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UAMS partners with local organizations to address food insecurity in NWA

UAMS is partnering with 24 local organizations to address food insecurity in the Northwest Arkansas area.

FAYETTEVILLE, Ark. — According to Feeding America, more than 13% of households in Northwest Arkansas are food insecure while 16.6% of households suffer statewide.

The University of Arkansas for Medical Sciences (UAMS) is partnering with 24  Northwest Arkansas organizations to fight food insecurity in our area. 

The Northwest Arkansas Food Insecurity Community of Practice (NWA CoP),  launched in 2021, is run by an advisory board of individuals who are currently experiencing food insecurity or have experienced food insecurity in the recent past.

“This group of organizations represents a diverse cross-section of Northwest Arkansas’s food insecurity resources,” said Emily English, DrPH, MPS, assistant professor in the UAMS Office of Community Health and Research. “They bring experience, expertise and dedication to ensuring all of our community members have access to the food they need to thrive.” 

Below is a list of participating organizations.

  • Arkansas Children’s Northwest
  • FoodCorps Arkansas
  • Ozark Regional Transit
  • Arkansas Immigrant Defense
  • Full Circle Food Pantry
  • Saint James Missionary Baptist
  • Berryville Community Center
  • Little Free Pantry
  • Salvation Army
  • Canopy NWA
  • Manna Center
  • Samaritan Community Center
  • Chestnut Meadows
  • Marshallese Educational Initiative
  • Seeds That Feed
  • Cobblestone Farms
  • Northwest Arkansas Food Bank
  • Sunshine School
  • Community Clinic
  • Oasis of NWA
  • Tri-Cycle Farms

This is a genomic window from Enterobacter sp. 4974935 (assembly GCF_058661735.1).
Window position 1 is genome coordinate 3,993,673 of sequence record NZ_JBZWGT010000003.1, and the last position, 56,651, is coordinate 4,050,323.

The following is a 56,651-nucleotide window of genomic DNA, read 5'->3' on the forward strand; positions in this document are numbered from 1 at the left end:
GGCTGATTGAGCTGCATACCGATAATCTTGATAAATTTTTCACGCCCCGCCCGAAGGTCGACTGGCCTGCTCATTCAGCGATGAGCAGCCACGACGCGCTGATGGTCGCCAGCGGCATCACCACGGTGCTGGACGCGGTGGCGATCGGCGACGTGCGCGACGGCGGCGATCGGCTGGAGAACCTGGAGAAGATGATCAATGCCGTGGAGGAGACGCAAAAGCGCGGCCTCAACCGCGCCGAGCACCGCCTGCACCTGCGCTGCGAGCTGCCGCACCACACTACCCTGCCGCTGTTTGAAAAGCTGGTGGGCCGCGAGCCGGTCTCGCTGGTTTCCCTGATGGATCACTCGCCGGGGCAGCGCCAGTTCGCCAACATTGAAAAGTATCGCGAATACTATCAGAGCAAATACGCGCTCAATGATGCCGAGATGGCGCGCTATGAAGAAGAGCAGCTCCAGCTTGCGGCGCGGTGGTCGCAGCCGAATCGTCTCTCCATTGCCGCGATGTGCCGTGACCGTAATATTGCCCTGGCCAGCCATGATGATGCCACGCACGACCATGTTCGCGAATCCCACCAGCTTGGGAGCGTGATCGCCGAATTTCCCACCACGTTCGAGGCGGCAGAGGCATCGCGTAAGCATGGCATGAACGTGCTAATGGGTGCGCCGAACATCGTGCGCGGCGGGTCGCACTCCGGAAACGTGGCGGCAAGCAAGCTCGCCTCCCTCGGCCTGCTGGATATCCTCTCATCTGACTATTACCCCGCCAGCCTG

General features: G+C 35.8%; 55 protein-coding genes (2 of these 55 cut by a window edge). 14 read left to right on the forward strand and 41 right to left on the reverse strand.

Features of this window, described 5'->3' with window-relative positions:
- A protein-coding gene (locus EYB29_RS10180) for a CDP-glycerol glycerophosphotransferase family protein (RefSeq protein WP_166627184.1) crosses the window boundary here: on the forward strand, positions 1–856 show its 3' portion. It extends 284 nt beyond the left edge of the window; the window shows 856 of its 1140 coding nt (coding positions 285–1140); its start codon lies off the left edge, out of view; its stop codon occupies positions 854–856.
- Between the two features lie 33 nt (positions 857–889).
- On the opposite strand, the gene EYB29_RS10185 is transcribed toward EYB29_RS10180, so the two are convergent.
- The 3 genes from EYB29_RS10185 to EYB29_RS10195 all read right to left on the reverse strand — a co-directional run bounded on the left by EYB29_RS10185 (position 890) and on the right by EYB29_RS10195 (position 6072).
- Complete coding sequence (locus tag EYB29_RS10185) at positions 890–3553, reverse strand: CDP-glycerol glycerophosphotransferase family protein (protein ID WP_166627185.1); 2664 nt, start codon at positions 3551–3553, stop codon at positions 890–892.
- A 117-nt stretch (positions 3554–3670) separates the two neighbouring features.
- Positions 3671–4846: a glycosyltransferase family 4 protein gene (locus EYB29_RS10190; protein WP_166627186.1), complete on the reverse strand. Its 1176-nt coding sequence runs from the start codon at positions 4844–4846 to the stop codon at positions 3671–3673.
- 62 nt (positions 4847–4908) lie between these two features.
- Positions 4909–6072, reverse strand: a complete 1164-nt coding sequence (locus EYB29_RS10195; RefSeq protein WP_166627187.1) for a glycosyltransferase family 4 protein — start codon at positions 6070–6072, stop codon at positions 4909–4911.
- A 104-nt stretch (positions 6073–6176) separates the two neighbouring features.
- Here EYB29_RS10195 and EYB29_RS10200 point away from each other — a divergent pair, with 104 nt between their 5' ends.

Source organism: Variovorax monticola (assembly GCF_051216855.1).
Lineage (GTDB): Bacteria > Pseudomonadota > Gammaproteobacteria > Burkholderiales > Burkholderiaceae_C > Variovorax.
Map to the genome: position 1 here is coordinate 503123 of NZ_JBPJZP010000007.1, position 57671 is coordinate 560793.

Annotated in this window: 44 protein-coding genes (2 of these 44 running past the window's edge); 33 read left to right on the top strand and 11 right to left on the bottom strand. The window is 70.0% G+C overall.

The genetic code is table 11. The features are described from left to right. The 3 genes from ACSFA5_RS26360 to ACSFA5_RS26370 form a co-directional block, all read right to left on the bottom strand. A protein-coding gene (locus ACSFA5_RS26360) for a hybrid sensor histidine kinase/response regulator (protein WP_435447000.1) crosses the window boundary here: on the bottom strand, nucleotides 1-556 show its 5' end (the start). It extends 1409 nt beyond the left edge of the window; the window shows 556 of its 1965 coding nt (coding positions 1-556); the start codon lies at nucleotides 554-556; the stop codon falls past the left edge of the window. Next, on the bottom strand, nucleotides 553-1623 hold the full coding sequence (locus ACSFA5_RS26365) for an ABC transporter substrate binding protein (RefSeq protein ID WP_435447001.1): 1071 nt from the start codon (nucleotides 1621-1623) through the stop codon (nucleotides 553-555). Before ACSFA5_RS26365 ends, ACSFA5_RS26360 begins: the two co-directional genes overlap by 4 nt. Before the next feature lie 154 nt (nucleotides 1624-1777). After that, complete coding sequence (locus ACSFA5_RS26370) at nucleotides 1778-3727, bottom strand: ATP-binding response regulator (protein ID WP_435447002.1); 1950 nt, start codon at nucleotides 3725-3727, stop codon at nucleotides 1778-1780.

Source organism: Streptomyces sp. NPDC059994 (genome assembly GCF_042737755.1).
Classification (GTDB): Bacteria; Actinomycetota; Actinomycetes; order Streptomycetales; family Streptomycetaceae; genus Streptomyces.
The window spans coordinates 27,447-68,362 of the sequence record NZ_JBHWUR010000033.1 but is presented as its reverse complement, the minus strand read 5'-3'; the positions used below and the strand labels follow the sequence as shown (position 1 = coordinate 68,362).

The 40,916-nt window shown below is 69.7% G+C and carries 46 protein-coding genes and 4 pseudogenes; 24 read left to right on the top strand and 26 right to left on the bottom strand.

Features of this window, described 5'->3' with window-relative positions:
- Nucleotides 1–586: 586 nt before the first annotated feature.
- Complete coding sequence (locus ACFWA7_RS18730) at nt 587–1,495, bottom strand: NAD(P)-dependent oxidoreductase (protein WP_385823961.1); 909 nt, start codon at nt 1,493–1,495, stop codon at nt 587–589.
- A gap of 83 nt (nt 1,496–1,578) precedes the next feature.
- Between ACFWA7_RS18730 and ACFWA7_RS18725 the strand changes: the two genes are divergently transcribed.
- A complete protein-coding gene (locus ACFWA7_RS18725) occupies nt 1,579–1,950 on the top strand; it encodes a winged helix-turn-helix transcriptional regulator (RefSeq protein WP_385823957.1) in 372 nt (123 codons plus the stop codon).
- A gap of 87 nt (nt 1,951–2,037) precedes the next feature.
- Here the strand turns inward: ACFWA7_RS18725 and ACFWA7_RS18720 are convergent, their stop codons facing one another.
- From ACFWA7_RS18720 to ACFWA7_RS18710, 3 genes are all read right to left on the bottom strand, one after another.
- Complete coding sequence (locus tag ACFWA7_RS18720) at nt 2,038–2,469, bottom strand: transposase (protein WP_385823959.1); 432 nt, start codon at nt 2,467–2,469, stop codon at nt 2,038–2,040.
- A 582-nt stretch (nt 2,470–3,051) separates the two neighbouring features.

• DHS Division of Children & Family Services
  • Open Arms
  • Urban League of the State of Arkansas Young Professionals

These NWA CoP organizations work toward reducing food insecurity in Northwest Arkansas by increasing access to Supplemental Nutrition Assistance Program (SNAP) and Special Supplemental Nutrition Program for Women, Infants, and Children (WIC) benefits. These benefits include improving equitable and inclusive healthy food access, evolving food recovery and distribution models and helping organizations collaborate to respond to rapidly changing circumstances that lead to food insecurity.

“This community of practice has such a wealth of knowledge,” said Marla Sappington of the Manna Center. “Our hearts and minds are working to help others who don’t have the resources to meet everyday needs. I’m so blessed to be a part of the group, to learn from others and to help create a safety net for our community members.”

For more information about the Northwest Arkansas Food Insecurity Community of Practice and its participating organizations, click here. 

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